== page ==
The rain was nonstop pouring onto Brooklyn’s Prospect Park Bandshell, but that didn’t stop Julien Baker (or her fans) from enjoying a night of outdoor music. In fact, the residual rain from Brooklyn’s recent nor’easter created the perfect environment to listen to Julian Baker’s gloomy whispers of pain and wanting to fly through the car windshield. Morbid subject matter, but worthy nonetheless.
Despite being one of the few paid concerts of the usually free Celebrate Brooklyn! (and despite, of course, the weather), the turnout was impressive, drawing over 2,000 Brooklynites out of their homes and into the packed Prospect Park. Fans were treated to an absolutely beautiful set with songs from Baker’s both EPs, two releases packed heavy with sorrow that can change your mood in an instant. Although woefully cut short for reasons undisclosed (most likely due to slippery conditions), Baker still gave her all, delivering emotion so raw no one knew if the audience’s faces were wet with raindrops or tears. It seems half the audience was woefully underprepared for their hearts to be squeezed, standing there like they didn’t know what hit them, unexpectedly stripped raw and reminded of pain they thought was forgotten.
The beauty of Julien Baker is that she is able to deliver quiet emotion— her voice is softer than most rockers and her guitars more overpowering, yet if anything it creates perfectly the illusion of shouting through the airwaves, gasping for breath and fighting to be heard. The wild guitar shredding and fast, danceable beats of the next show were largely absent here but not at all missed; it was a much needed interlude that reminded the audience they still had feelings. And Baker, so nakedly armed with a pedal and her guitar, reached deep into repressed memories and laid them all bare for those thirty minutes, inviting the audience to join her in remembering a time when nothing was okay. From the first song, it was clear her live talent was as impeccable as it was in the studio: from her singing to her guitar skills, she played each song with as much fire and passion as her studio songs demanded, baring pieces of personal heartbreak in hopes someone would relate. Her deeply dismal confessions and relatable angst made for an immediate connection with almost everyone in the vicinity— people passing by on their bikes even stopped to listen. “Call me a coward, but I’m too scared to leave,” she sang over shaky guitar chords to absolute silence, as the crowd stood awestruck at this tiny woman in front of them, yelling her soul into the ether.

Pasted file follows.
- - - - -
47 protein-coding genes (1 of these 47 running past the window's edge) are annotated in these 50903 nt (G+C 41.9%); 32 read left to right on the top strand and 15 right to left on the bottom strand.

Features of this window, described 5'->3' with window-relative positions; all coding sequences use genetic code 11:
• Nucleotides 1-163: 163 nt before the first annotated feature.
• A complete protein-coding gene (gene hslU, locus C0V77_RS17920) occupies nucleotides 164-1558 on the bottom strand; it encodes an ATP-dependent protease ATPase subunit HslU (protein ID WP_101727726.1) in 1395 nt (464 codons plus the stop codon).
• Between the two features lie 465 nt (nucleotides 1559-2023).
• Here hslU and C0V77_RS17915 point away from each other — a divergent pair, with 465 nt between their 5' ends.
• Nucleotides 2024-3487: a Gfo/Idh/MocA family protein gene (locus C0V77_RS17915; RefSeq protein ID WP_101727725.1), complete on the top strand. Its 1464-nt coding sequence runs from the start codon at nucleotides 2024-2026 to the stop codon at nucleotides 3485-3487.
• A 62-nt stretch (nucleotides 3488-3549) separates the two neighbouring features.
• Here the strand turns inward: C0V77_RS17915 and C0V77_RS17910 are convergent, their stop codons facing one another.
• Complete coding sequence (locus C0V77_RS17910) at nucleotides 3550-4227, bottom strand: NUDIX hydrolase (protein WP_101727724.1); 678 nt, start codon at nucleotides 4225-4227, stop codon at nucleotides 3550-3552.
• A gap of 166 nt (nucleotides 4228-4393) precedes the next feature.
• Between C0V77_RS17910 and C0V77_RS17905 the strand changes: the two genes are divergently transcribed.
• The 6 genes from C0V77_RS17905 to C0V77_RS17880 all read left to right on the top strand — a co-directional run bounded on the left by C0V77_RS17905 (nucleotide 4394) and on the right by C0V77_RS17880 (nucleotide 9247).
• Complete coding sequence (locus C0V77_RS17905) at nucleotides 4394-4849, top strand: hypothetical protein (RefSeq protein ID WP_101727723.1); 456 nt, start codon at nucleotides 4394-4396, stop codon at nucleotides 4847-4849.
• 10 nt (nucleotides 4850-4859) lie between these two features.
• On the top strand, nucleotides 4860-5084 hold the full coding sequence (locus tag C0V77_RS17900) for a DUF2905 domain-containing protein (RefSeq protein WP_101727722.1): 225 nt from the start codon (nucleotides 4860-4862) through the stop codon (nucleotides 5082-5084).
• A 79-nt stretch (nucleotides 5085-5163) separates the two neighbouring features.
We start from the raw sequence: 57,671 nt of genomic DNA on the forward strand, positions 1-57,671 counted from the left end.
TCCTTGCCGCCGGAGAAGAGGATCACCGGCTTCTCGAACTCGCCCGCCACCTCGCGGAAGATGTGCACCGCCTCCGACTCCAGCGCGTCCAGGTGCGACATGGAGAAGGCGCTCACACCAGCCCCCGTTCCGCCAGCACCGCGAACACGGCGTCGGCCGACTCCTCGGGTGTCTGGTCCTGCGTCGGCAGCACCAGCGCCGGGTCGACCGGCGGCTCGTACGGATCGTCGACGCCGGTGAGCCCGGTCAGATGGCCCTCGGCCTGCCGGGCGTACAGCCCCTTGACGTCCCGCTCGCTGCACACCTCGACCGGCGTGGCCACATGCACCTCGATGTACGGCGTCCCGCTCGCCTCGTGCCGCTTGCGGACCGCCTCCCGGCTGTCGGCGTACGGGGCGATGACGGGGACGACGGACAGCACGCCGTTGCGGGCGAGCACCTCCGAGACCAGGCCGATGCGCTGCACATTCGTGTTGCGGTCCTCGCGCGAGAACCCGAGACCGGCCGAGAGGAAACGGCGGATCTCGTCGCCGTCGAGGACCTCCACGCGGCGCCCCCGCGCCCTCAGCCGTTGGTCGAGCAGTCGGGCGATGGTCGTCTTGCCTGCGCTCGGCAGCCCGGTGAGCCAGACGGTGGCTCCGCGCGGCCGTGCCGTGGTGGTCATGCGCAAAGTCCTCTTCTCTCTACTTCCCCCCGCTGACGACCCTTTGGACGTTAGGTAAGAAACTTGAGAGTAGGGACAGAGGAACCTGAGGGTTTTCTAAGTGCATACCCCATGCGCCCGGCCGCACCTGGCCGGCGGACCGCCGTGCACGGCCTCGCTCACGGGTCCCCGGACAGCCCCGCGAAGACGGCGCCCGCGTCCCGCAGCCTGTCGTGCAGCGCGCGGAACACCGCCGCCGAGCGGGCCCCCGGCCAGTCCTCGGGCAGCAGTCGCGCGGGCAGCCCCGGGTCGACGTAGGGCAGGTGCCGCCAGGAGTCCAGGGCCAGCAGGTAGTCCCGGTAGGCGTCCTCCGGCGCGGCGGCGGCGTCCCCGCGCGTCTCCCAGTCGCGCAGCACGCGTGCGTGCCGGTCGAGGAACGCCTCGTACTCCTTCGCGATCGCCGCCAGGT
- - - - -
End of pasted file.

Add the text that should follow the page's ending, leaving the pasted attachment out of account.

Fresh from Pitchfork Music Festival, a small detour on her nationwide tour with Courtney Barnett, Baker is quickly gaining a following— and rightfully so. She has the confidence of an advanced musician who’s used to selling out arenas, and boasts a unique ability to connect with a crowd with just her lyrics. Even though her set was short it seemed she’d noted the weather and picked the deepest of songs that would lend themselves to a collective angst session, a group therapy over shared trauma. She took the inconvenience with quiet dignity, even if it meant there wasn’t time for talking or much else. But as we witnessed tonight, even a short set of hers can leave a lasting impression on anyone nearby; by the time the show was over the audience was drenched, both in rainwater and in the raw emotion she had set loose from her place on stage. Her voice and passion reached far beyond her, making it absolutely impossible to disconnect emotionally from the show long after it was over. She had long left the stage, yet the audience was still picking up the pieces of what she’d broke, tending anxiously to wounds that had been so delicately ripped open. A sharp contrast to the show that came after— but no less arresting.
Stream tonight’s setlist below.
This is just one date of many, as Brooklyn sees the return of the Decemberists on Aug. 14, and of Jason Mraz & Brett Dennen on Aug. 7. Tonight’s proceeds go to funding BRIC’s free Celebrate Brooklyn! summer concerts, as well as the free community events they hold during the year.
Julien Baker was the opener for Cortney Barnett’s show, a review of which you can read here.